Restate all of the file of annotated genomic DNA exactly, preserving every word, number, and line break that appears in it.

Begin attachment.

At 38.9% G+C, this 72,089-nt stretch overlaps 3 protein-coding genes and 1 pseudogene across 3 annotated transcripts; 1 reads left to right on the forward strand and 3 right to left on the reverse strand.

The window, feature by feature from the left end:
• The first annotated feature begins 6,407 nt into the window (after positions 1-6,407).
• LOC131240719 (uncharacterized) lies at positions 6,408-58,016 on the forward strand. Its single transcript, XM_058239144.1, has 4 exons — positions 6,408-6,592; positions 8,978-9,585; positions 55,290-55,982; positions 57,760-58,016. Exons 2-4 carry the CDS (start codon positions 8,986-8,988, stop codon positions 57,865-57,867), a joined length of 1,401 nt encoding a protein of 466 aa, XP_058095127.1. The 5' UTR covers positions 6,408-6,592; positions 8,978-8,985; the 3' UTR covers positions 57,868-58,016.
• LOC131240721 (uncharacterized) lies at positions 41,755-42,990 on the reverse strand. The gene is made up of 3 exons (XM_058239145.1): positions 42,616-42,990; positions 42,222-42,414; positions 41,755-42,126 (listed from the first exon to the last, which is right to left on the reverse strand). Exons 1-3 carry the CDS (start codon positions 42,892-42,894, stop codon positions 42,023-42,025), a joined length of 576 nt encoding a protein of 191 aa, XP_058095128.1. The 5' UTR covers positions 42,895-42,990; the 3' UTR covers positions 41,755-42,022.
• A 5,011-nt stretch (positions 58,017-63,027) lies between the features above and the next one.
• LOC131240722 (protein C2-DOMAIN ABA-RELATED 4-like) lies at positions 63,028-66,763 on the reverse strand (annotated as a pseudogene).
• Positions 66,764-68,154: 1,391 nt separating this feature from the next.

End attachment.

At 38.9% G+C, this 72,089-nt stretch overlaps 3 protein-coding genes and 1 pseudogene across 3 annotated transcripts; 1 reads left to right on the forward strand and 3 right to left on the reverse strand.

The window, feature by feature from the left end:
• The first annotated feature begins 6,407 nt into the window (after positions 1-6,407).
• LOC131240719 (uncharacterized) lies at positions 6,408-58,016 on the forward strand. Its single transcript, XM_058239144.1, has 4 exons — positions 6,408-6,592; positions 8,978-9,585; positions 55,290-55,982; positions 57,760-58,016. Exons 2-4 carry the CDS (start codon positions 8,986-8,988, stop codon positions 57,865-57,867), a joined length of 1,401 nt encoding a protein of 466 aa, XP_058095127.1. The 5' UTR covers positions 6,408-6,592; positions 8,978-8,985; the 3' UTR covers positions 57,868-58,016.
• LOC131240721 (uncharacterized) lies at positions 41,755-42,990 on the reverse strand. The gene is made up of 3 exons (XM_058239145.1): positions 42,616-42,990; positions 42,222-42,414; positions 41,755-42,126 (listed from the first exon to the last, which is right to left on the reverse strand). Exons 1-3 carry the CDS (start codon positions 42,892-42,894, stop codon positions 42,023-42,025), a joined length of 576 nt encoding a protein of 191 aa, XP_058095128.1. The 5' UTR covers positions 42,895-42,990; the 3' UTR covers positions 41,755-42,022.
• A 5,011-nt stretch (positions 58,017-63,027) lies between the features above and the next one.
• LOC131240722 (protein C2-DOMAIN ABA-RELATED 4-like) lies at positions 63,028-66,763 on the reverse strand (annotated as a pseudogene).
• Positions 66,764-68,154: 1,391 nt separating this feature from the next.